Fortune reports that big bank deposits have outpaced loans in the year ended June 30, 2009. These two graphs from the story show loan/deposit stats among top banks and market share of deposits for big vs. rest of banks—also below are key stats from the story. This isn’t to say it’s all Evil Banker Greed, and this story eventually acknowledges that loans typically drop off during a recession and we also know that Personal Savings has risen significantly during the recession.
But it’s certainly concerning that the concentration of deposits among large banks is larger now than in the years leading up to their TARP-worthy “too big to fail” designation by government. We can’t forget that the two big investment banks that didn’t fail in Fall 2008 were also granted commercial bank status. The reason at the time was to give them access to TARP, the Discount Window and other government assistance, but now they are trading firms that could take deposits if they wanted to. Now all big commercial and investment banks have trading and investment banking operations—the repeal of Glass Steagall in 1999 is what allowed traditional banking and investment banking activities to happen under one roof.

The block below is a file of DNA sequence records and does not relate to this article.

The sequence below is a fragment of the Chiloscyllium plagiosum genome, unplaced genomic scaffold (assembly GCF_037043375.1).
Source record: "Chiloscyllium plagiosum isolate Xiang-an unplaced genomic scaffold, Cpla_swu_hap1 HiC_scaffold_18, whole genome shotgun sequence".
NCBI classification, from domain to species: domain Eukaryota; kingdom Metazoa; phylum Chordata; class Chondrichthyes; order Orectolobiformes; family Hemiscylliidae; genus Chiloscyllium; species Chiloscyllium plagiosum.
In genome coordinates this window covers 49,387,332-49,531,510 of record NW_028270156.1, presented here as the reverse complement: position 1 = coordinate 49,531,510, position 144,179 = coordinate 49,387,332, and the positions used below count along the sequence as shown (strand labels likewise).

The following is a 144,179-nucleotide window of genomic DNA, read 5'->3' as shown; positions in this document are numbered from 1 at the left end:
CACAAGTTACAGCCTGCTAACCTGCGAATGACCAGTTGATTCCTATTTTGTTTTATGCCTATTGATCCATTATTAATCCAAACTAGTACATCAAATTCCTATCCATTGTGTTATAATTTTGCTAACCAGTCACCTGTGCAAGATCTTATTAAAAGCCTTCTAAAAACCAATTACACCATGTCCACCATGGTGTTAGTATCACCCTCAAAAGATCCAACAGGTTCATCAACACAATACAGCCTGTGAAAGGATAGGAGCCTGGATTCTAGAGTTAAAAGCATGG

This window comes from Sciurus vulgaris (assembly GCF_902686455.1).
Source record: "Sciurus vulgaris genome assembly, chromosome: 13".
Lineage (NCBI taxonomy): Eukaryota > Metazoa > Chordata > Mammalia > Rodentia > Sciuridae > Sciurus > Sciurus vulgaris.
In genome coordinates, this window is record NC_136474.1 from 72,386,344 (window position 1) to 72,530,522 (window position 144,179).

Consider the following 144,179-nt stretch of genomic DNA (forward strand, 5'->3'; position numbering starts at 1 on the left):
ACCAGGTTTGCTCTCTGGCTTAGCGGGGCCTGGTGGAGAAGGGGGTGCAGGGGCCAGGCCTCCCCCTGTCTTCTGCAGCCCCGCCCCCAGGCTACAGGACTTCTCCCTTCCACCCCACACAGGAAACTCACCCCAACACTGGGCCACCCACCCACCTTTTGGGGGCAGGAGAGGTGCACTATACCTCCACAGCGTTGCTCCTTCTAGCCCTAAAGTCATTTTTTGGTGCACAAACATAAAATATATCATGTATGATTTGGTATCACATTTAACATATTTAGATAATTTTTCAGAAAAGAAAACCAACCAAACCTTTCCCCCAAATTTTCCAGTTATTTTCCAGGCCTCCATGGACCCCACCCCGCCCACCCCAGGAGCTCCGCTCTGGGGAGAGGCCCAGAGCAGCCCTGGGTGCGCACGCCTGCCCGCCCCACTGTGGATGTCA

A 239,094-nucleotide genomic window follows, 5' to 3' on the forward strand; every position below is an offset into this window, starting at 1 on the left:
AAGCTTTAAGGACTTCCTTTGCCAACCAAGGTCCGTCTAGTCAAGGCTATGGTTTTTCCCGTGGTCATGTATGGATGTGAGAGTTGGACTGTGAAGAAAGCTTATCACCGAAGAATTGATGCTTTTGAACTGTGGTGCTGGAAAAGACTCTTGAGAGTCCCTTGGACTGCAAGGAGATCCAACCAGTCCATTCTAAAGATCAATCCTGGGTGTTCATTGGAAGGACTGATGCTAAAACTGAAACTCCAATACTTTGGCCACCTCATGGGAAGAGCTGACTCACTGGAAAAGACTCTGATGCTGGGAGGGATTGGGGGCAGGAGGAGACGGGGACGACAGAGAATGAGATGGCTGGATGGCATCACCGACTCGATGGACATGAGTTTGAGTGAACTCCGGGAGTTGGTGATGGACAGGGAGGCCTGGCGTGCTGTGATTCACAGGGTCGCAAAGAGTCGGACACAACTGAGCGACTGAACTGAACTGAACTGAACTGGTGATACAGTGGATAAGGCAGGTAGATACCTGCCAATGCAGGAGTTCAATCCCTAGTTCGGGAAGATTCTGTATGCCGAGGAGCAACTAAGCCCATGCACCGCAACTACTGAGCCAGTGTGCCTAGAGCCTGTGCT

So the big question is whether this mix is what makes a bank too big to fail. The ‘counterparty risk’ inherent in global trading of all types of securities—especially more arcane securities like credit insurance or those tied to subprime mortgages—is what drove the too-big-to-fail designation in the heat of crisis. The logic was that if one firm failed, all the other firms tied to that firm’s positions would potentially fail too. Regulating derivatives like credit default swaps is a good start so at least everyone knows the CDS positions of other firms (this $60t market was privately traded and unregulated from 2000 on). But the other part will have to be considering the breakup of commercial and investment banking operations.
Deposits at the top five bank holding companies soared 29 percent in the year ended June 30, according to the Federal Deposit Insurance Corp. Yet only one of those banks — PNC (PNC) of Pittsburgh — boosted its lending by the same magnitude, according to midyear data from regulatory filings.
…All told, the five biggest deposit-taking banks added $852 billion in core deposits over the past year — essentially checking and savings accounts of less than $100,000. Over the same period, their loan portfolios rose by just $564 billion. This is noteworthy because these five banks received more than $100 billion in direct taxpayer assistance via the Troubled Asset Relief Program (TARP) — a program that was set up to replenish the depleted capital levels of banks and allow them to boost lending to consumers and small businesses.